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8.4 Reference Conversions

Visual Studio .NET 2003

A value typed as a reference type may always be converted to a base type. Conversions from a base type to a derived type only succeed at run time if the value being converted is a null reference or a reference type that is either the derived type itself or a more derived type.

Within the .NET Framework, it is possible to know at compile time whether a class type implements a particular interface type. Consequently, a class type can always be cast to an interface type that it implements. Similarly, conversions from an interface type to a class type that implements it only succeed at run time if the value being converted is a null reference or a reference type that is either the class type itself or a type derived from the class type.

However, classes that represent COM classes may have interface implementations that are not known until run time. Consequently, a class type may also be converted to an interface type that it does not implement, an interface type may be converted to a class type that does not implement it, and an interface type may be converted to another interface type with which it has no inheritance relationship. In all these cases, a check is performed at run time by the .NET Framework to determine if the class type involved implements the required interface types.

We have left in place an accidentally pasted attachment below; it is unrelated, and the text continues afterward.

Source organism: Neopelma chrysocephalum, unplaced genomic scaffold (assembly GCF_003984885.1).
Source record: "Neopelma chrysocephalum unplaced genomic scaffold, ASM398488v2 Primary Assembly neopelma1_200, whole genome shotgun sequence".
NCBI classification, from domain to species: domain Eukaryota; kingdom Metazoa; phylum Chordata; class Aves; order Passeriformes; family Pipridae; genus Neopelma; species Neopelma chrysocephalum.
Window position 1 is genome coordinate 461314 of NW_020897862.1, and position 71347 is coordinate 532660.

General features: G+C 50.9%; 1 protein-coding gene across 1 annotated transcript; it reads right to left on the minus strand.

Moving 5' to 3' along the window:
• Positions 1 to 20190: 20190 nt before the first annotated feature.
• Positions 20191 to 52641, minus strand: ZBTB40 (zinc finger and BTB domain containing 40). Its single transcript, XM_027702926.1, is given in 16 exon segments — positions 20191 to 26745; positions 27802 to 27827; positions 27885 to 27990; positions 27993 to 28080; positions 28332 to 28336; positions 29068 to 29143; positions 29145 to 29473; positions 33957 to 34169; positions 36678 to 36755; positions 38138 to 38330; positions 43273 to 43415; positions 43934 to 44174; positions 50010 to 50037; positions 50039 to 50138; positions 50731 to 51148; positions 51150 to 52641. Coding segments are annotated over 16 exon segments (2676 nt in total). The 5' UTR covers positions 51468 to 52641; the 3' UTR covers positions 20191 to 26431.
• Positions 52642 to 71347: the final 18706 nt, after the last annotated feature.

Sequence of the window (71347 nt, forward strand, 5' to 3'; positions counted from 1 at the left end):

If a reference conversion fails at run time, a System.InvalidCastException exception is thrown.

See Also

8.5 Array Covariance | 8.8 Widening Conversions | 8.9 Narrowing Conversions | 8. Conversions | Conversion Summary (Visual Basic Language Reference) | Implicit and Explicit Conversions (Visual Basic Language Concepts)

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